' Create a two <Field> elements under the new <Method> element,
' which will look like:
' <Field Name="SupplierId">[SupplierId]</Field>
xmlDoc, elementMethod, "SupplierId", Row.SupplierId.ToString())
xmlDoc, elementMethod, "CompanyName", Row.CompanyName)
Catch ex As Exception
1, "Script Component", ex.Message, "", 0, True)
The preceding code is commented, but basically it adds the following CAML statement for every record in
<Method ID="[SupplierId]" Cmd="New">
These should look familiar because they're similar to the Method statements you saw when deleting list items. This
time, though, the Cmd attribute specifies an Insert command (New), and the Field elements specify data to insert
rather than acting as a where clause.
One gotcha is that the Field element's Name attribute should refer to the internal name of the field--and that's not
necessarily the same as the display name. If you are unsure of an internal field name, the easiest way to find it is to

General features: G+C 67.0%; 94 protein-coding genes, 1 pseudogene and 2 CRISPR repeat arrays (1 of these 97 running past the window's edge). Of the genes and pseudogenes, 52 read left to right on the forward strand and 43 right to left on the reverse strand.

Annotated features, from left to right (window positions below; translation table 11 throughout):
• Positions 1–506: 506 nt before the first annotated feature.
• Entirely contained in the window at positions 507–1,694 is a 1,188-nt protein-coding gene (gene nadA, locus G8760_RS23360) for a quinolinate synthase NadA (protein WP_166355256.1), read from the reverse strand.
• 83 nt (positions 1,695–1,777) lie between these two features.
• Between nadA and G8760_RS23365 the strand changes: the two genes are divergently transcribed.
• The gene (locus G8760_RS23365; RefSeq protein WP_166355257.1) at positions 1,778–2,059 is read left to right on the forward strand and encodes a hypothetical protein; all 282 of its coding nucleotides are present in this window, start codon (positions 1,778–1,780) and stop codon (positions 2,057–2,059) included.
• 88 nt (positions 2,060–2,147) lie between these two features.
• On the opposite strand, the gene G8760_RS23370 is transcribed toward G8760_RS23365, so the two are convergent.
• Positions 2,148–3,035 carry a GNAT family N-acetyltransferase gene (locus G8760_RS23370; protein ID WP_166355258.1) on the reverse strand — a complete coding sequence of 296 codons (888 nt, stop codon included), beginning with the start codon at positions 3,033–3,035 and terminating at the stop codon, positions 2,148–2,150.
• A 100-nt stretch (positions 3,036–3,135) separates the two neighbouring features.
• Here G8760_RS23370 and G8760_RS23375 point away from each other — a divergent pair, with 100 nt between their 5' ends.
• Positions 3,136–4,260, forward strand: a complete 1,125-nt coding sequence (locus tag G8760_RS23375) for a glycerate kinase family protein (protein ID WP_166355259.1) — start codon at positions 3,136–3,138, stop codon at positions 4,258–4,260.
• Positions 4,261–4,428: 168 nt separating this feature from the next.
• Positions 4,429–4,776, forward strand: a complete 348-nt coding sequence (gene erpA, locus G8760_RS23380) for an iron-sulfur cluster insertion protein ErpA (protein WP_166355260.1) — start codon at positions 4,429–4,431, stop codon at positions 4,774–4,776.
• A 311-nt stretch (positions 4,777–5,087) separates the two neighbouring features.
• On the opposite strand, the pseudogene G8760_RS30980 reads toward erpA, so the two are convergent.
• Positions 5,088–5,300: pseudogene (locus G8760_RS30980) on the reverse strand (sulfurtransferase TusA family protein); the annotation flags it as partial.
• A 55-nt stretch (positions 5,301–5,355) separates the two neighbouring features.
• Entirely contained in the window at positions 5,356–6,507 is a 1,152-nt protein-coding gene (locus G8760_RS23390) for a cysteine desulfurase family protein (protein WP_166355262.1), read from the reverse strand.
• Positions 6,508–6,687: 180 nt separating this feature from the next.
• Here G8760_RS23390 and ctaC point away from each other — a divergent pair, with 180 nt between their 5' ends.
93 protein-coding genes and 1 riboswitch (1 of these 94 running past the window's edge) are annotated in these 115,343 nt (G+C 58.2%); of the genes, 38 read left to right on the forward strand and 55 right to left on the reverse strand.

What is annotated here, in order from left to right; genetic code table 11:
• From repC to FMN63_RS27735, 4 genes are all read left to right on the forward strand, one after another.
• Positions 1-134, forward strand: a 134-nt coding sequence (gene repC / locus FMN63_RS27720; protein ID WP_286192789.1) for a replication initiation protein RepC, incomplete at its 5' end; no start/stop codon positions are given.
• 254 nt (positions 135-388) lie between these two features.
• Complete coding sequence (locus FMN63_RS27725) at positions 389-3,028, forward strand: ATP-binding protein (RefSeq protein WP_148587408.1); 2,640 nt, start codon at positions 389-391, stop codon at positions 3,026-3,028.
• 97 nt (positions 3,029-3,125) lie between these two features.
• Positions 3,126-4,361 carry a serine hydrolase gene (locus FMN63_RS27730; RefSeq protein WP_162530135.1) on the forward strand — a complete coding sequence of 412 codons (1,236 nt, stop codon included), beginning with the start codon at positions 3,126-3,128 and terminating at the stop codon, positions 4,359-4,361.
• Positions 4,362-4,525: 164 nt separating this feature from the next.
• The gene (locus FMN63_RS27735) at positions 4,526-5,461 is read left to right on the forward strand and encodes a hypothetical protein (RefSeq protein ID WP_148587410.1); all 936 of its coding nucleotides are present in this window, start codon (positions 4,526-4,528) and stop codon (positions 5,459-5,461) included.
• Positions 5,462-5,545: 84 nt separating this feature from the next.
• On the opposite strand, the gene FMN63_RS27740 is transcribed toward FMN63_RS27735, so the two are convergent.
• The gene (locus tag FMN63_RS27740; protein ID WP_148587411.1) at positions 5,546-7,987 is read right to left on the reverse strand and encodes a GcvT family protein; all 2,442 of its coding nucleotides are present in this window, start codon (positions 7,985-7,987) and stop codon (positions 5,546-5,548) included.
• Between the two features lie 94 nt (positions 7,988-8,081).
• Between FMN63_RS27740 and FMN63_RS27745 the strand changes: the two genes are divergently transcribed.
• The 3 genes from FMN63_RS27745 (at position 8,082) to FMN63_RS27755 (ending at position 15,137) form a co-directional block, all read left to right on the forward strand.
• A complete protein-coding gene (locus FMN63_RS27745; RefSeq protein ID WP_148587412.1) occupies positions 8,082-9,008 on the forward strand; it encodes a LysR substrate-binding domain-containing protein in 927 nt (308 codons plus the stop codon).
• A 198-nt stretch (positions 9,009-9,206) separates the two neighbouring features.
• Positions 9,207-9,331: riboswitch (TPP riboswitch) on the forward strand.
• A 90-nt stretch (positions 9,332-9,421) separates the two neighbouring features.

navigate to the list in SharePoint, go to the List Settings
Page, click on the column, and copy and UrlDecode the
value after the Field= parameter of the URL. The most
common problem here is that SharePoint converts
spaces to _x0020_.
Incidentally, don't forget the Try/Catch block, this is even
more important in a Data Flow for debugging if some-
thing goes wrong.
Executing the Batch
The last step is to write the code to execute the Batch of
delete and insert commands in SharePoint. Figure 12
shows the completed code flow:
1. Add a second script task following the instructions
2. Connect the Data Flow Task to it and then open the
3. Under the "ReadOnlyVariables" enter
4. Edit the code, and add a reference to and Imports
Putting SharePoint to Work for You, an Internet.com Developer eBook. Copyright 2008, Jupitermedia Corp.
Putting SharePoint to Work for You
Figure 12: Complete Code Flow: Here's the complet-
ed code flow in the designer.